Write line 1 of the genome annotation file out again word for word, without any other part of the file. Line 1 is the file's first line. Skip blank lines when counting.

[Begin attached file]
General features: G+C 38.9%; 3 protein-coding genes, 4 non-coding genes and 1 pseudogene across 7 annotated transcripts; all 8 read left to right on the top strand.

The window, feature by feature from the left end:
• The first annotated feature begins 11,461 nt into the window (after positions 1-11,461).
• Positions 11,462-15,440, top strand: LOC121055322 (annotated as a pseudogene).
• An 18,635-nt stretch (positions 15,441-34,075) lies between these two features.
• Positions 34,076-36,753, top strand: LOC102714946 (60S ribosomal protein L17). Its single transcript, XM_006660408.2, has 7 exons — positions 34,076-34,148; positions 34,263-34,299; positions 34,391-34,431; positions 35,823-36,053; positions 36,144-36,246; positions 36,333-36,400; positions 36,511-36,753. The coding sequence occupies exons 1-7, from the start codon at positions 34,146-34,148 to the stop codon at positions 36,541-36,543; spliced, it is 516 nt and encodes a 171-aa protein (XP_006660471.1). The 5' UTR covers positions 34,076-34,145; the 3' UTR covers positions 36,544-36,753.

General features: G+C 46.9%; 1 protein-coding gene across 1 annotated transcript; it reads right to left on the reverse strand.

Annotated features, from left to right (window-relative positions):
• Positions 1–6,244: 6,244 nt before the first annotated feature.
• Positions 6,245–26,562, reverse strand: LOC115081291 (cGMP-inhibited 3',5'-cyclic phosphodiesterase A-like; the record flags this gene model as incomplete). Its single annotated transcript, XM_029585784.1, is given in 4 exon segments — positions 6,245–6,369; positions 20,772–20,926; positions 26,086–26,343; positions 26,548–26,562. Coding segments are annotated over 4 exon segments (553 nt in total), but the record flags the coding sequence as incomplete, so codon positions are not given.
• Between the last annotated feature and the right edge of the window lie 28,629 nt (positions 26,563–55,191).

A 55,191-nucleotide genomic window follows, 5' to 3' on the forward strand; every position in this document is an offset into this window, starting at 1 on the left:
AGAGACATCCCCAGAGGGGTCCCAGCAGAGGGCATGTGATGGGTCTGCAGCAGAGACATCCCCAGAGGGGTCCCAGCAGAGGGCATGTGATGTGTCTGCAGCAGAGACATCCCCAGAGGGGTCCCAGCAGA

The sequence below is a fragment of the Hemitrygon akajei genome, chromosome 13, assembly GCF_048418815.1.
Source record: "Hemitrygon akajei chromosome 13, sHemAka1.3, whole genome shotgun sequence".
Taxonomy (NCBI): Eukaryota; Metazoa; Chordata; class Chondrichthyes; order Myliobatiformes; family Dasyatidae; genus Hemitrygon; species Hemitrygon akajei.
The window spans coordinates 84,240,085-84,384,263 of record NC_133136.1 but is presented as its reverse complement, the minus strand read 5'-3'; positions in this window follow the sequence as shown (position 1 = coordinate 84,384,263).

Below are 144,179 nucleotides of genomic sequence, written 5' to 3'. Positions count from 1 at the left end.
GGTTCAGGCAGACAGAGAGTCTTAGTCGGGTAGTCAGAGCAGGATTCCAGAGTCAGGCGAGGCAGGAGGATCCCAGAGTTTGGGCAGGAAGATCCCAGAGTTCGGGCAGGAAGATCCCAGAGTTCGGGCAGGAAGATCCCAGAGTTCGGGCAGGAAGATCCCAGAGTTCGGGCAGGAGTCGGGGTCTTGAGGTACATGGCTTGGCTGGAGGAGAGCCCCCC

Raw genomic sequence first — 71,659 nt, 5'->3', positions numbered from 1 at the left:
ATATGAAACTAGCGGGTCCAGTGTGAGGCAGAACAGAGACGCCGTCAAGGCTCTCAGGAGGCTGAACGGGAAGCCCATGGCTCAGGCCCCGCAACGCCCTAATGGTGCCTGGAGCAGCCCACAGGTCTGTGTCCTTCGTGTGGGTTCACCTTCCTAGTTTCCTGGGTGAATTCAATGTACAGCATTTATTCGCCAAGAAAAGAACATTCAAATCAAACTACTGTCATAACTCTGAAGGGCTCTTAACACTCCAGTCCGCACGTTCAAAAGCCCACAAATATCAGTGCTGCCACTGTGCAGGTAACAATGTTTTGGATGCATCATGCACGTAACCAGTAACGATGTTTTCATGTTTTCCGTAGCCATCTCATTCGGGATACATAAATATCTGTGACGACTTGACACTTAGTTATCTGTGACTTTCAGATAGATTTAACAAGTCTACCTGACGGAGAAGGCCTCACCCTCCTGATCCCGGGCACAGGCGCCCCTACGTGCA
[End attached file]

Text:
General features: G+C 38.9%; 3 protein-coding genes, 4 non-coding genes and 1 pseudogene across 7 annotated transcripts; all 8 read left to right on the top strand.